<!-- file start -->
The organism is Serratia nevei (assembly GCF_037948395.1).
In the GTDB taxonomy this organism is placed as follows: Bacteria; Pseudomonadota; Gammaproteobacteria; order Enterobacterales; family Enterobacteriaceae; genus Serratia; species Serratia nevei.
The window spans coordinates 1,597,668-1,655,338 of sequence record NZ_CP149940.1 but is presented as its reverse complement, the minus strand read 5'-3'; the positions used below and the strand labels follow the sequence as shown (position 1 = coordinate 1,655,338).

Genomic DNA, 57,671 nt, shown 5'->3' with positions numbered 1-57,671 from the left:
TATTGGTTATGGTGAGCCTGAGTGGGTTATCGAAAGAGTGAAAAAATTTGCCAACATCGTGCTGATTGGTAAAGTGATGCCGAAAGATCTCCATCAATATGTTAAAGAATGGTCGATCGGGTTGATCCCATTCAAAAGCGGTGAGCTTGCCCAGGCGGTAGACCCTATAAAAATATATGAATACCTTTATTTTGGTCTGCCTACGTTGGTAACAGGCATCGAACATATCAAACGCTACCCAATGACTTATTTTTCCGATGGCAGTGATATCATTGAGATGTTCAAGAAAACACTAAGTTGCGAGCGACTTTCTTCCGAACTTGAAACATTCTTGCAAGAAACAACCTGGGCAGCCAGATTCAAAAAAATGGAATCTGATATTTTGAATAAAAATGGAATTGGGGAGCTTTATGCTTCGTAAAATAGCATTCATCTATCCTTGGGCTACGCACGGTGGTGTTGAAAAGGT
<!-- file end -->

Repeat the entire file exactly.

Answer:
The organism is Serratia nevei (assembly GCF_037948395.1).
In the GTDB taxonomy this organism is placed as follows: Bacteria; Pseudomonadota; Gammaproteobacteria; order Enterobacterales; family Enterobacteriaceae; genus Serratia; species Serratia nevei.
The window spans coordinates 1,597,668-1,655,338 of sequence record NZ_CP149940.1 but is presented as its reverse complement, the minus strand read 5'-3'; the positions used below and the strand labels follow the sequence as shown (position 1 = coordinate 1,655,338).

Genomic DNA, 57,671 nt, shown 5'->3' with positions numbered 1-57,671 from the left:
TATTGGTTATGGTGAGCCTGAGTGGGTTATCGAAAGAGTGAAAAAATTTGCCAACATCGTGCTGATTGGTAAAGTGATGCCGAAAGATCTCCATCAATATGTTAAAGAATGGTCGATCGGGTTGATCCCATTCAAAAGCGGTGAGCTTGCCCAGGCGGTAGACCCTATAAAAATATATGAATACCTTTATTTTGGTCTGCCTACGTTGGTAACAGGCATCGAACATATCAAACGCTACCCAATGACTTATTTTTCCGATGGCAGTGATATCATTGAGATGTTCAAGAAAACACTAAGTTGCGAGCGACTTTCTTCCGAACTTGAAACATTCTTGCAAGAAACAACCTGGGCAGCCAGATTCAAAAAAATGGAATCTGATATTTTGAATAAAAATGGAATTGGGGAGCTTTATGCTTCGTAAAATAGCATTCATCTATCCTTGGGCTACGCACGGTGGTGTTGAAAAGGT